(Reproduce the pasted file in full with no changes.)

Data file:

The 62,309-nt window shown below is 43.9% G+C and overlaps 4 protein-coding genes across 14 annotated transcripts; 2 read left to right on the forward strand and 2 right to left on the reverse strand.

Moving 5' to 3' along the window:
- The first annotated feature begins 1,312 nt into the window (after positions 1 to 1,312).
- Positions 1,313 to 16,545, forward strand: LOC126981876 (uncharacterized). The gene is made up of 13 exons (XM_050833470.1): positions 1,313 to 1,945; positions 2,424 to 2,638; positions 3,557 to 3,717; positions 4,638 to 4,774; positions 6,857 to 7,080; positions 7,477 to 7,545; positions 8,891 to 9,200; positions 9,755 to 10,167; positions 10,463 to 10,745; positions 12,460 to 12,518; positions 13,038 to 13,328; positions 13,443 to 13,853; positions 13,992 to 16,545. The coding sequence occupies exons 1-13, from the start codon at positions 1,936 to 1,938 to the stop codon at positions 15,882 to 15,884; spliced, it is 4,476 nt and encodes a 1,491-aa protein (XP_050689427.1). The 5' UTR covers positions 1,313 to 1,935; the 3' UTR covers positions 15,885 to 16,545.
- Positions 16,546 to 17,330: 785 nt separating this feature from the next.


The 62,309-nt window shown below is 43.9% G+C and overlaps 4 protein-coding genes across 14 annotated transcripts; 2 read left to right on the forward strand and 2 right to left on the reverse strand.

Moving 5' to 3' along the window:
- The first annotated feature begins 1,312 nt into the window (after positions 1 to 1,312).
- Positions 1,313 to 16,545, forward strand: LOC126981876 (uncharacterized). The gene is made up of 13 exons (XM_050833470.1): positions 1,313 to 1,945; positions 2,424 to 2,638; positions 3,557 to 3,717; positions 4,638 to 4,774; positions 6,857 to 7,080; positions 7,477 to 7,545; positions 8,891 to 9,200; positions 9,755 to 10,167; positions 10,463 to 10,745; positions 12,460 to 12,518; positions 13,038 to 13,328; positions 13,443 to 13,853; positions 13,992 to 16,545. The coding sequence occupies exons 1-13, from the start codon at positions 1,936 to 1,938 to the stop codon at positions 15,882 to 15,884; spliced, it is 4,476 nt and encodes a 1,491-aa protein (XP_050689427.1). The 5' UTR covers positions 1,313 to 1,935; the 3' UTR covers positions 15,885 to 16,545.
- Positions 16,546 to 17,330: 785 nt separating this feature from the next.